Isn‘t cricket a concern area?

Not really. We had promised 21 days of live cricket and we should be able to fulfil that promise this year. We have the Sri Lanka tour in June-July, Singapore in August 2000 and Sharjah in October 2000. Yes, we won‘t have the rights after the Sri Lanka tour but we will bid again and we should get them.

What about TV series?

The pressure is on us to become even more creative. More savvy in our productions. I believe the core to any television channel‘s survival is the creative edge and knowledge.

We have to create slicker shows at lower costs. We are proactively moving in this direction. As of last year we had 26 people in our creative department; today we have 80. These 80 creative minds are working on developing products and outsourcing them. We have stopped the practice of accepting pilots. We want strong concepts. We ask for details going up to even 100 episodes. Once we get a worthy project, we put together a team to produce it for us; we bankroll the project.

This helps us have a lot of control over the genre portfolio we can show on the channel, storylines, costs and helps us even make adaptations based on viewership ratings. In the pilot scheme of things, if we got 48 Love story pilots, two thrillers, when we actually wanted two thrillers, two sitcoms, two romance, two talk shows. We had little control, we were in the clutches of producers. Now we can take the same producer‘s assistant and ask him to put together a team, which helps us bring things under control. I believe we are investing in designing an inhouse design boutique. The core team working on products is myself, Sudesh Iyer (a SET director), and Raveena (programming chief).

How far have you progressed with your digital bouquet?

We have got four channels already and are in conversation with several other groups, actually four of them. Two of them will come on board before the end of the year.


Language product is lacking in your portfolio. How do you plans on plugging that gap?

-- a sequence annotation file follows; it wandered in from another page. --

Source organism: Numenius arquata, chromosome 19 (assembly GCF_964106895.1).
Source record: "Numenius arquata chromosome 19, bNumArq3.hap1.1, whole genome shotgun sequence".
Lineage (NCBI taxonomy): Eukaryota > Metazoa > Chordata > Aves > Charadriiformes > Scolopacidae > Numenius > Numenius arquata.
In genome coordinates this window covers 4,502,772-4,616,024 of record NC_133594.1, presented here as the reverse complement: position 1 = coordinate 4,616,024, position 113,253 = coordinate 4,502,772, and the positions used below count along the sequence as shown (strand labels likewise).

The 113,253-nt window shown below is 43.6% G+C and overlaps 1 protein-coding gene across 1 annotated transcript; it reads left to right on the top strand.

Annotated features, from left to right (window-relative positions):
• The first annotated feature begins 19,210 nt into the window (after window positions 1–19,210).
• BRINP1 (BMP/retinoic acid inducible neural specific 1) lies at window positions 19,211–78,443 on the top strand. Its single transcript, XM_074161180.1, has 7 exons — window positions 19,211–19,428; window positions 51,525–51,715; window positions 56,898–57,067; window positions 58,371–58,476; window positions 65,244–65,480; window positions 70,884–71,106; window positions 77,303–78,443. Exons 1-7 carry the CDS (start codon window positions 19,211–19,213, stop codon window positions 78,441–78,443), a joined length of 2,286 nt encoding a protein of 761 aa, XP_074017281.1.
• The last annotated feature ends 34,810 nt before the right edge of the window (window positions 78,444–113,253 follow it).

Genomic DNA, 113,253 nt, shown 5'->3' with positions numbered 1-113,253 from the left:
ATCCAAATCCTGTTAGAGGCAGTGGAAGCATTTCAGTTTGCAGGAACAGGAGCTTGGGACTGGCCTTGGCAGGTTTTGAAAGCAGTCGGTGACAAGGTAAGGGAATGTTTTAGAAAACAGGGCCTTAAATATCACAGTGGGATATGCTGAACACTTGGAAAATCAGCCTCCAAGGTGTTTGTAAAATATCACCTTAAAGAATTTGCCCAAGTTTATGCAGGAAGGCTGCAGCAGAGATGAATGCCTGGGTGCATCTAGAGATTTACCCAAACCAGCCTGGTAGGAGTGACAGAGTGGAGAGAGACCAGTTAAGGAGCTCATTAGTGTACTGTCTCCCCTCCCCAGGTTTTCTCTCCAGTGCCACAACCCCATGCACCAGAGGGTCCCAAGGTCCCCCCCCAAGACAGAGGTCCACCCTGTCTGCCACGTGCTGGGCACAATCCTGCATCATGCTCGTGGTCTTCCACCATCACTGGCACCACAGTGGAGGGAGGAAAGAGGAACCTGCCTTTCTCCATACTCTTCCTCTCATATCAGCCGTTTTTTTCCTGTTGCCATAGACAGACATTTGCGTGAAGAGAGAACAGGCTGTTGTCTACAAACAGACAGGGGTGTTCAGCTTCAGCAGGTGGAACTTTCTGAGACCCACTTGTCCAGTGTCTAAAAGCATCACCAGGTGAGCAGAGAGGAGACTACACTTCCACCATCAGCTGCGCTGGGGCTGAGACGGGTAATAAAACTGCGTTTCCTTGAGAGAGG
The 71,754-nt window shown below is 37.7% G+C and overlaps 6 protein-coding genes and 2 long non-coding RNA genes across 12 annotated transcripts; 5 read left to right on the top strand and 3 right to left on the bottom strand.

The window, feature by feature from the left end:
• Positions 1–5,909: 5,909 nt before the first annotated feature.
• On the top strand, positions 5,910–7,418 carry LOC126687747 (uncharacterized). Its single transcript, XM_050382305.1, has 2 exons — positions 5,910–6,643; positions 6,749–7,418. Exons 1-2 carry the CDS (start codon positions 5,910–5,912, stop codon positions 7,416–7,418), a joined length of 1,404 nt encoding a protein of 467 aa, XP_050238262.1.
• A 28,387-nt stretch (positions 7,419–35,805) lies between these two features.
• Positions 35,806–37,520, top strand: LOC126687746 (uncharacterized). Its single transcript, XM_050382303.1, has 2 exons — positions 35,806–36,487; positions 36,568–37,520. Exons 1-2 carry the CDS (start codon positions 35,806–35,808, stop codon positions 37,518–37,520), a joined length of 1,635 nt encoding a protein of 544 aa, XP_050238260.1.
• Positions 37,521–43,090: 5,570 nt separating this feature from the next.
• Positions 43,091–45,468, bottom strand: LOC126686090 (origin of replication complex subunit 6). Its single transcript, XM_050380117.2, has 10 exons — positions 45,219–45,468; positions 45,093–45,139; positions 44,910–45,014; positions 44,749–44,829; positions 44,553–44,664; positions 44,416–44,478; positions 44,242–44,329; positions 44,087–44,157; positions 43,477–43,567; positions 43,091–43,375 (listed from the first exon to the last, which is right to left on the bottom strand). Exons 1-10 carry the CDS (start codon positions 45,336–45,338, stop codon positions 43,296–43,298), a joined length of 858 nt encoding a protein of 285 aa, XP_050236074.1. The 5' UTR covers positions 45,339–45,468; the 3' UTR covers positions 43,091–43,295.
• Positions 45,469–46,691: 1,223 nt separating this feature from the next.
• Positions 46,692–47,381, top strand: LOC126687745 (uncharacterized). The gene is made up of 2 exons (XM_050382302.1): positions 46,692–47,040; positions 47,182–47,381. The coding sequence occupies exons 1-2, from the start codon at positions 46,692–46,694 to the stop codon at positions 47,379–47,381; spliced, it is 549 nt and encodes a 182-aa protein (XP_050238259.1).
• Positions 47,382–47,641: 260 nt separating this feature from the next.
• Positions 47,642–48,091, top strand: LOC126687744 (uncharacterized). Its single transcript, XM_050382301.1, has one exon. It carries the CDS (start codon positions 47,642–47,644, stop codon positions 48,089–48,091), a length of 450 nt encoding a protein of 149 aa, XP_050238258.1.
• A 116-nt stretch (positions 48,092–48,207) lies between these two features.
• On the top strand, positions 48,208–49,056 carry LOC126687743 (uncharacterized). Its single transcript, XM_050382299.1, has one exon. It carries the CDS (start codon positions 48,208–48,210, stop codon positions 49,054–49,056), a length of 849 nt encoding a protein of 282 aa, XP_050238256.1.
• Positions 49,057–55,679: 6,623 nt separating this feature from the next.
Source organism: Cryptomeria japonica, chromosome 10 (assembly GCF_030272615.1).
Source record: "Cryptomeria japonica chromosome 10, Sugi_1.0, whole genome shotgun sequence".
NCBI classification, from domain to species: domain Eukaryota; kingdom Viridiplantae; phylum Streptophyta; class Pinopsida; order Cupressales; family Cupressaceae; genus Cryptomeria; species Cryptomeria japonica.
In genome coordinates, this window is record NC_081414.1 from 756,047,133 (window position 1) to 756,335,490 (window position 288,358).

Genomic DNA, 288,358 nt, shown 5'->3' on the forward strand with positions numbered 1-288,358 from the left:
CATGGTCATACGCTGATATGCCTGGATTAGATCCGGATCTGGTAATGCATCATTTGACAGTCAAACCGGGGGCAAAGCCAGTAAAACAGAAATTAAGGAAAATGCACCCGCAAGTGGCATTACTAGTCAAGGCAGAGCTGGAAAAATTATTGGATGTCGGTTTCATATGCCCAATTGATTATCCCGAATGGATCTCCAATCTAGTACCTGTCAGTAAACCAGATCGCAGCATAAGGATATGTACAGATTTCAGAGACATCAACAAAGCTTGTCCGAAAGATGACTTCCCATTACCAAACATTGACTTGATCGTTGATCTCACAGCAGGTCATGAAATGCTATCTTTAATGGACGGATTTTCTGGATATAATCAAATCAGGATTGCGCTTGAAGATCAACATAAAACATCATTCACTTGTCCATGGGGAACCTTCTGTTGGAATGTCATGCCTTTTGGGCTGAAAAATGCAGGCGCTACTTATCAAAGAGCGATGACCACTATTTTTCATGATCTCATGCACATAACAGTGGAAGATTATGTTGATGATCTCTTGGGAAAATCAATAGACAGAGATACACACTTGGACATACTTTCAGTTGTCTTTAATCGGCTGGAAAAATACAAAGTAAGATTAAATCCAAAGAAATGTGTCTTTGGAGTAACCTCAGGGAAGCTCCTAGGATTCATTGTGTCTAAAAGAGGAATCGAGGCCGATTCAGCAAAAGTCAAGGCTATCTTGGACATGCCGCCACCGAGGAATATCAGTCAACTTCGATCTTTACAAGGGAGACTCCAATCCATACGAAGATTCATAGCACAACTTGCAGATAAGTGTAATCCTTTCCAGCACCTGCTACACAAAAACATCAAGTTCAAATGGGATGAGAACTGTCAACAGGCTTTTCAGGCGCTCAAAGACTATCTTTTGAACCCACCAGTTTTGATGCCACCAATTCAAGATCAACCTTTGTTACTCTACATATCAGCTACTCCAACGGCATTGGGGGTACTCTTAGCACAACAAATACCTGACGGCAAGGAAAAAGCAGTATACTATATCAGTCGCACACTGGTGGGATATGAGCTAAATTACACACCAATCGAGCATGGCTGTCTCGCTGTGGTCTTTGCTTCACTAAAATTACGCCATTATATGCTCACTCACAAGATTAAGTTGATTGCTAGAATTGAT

I am not interested in language product now. Talk to me in two years. Too many of them are coming up and they are going to bleed in a couple of years. And they will be available for cheap then. I will pick them up then. I am telling myself and the team: let us concentrate on our key exiting properties and eke out even more revenue from them.

The Internet does not figure in your scheme does it?

Of course it does. But we will have to cut the hype. Cable TV delivered Internet is a mirage so far; how many people have promised Internet but have not come up with a concrete product. The problem is the high cost and the cable TV operator who is not willing to give up the last mile. Until this is sorted out - and it will take a long time - cable TV delivered Internet will be all talk.

As far as we are concerned, Sonnet of Japan is launching its ISP services here. We will have a Sony portal being set up by Sony Music, Sony Entertainment, and Sony India. It will have 72 verticals with everything from television to entertainment to streaming video to games to fashion.

However, we do not expect revenue from the Internet for another two to three years.

What are your revenue targets?

For this year, our revenue targets are Rs 8,000 million. I expect Rs 1,000 million from overseas subscription and sales. Rs 1,000 million should come in from local distribution. Rs 5,500 million from advertising (we did about Rs 3,730 million last year) and Rs 500 million from the theatrical releases of films we have on the floor now.

There has been a reorganisation at SET. Who‘s looking after what?

I am overall responsible for SET and all its activities. Kacon Sethi looks after Set Max. AXN, domestic distribution and international sales are the responsibility of Rajesh Pant, the COO. Anand Desai looks after CNBC India. We are looking for somebody to head the film, Internet, technology and legal units at the company.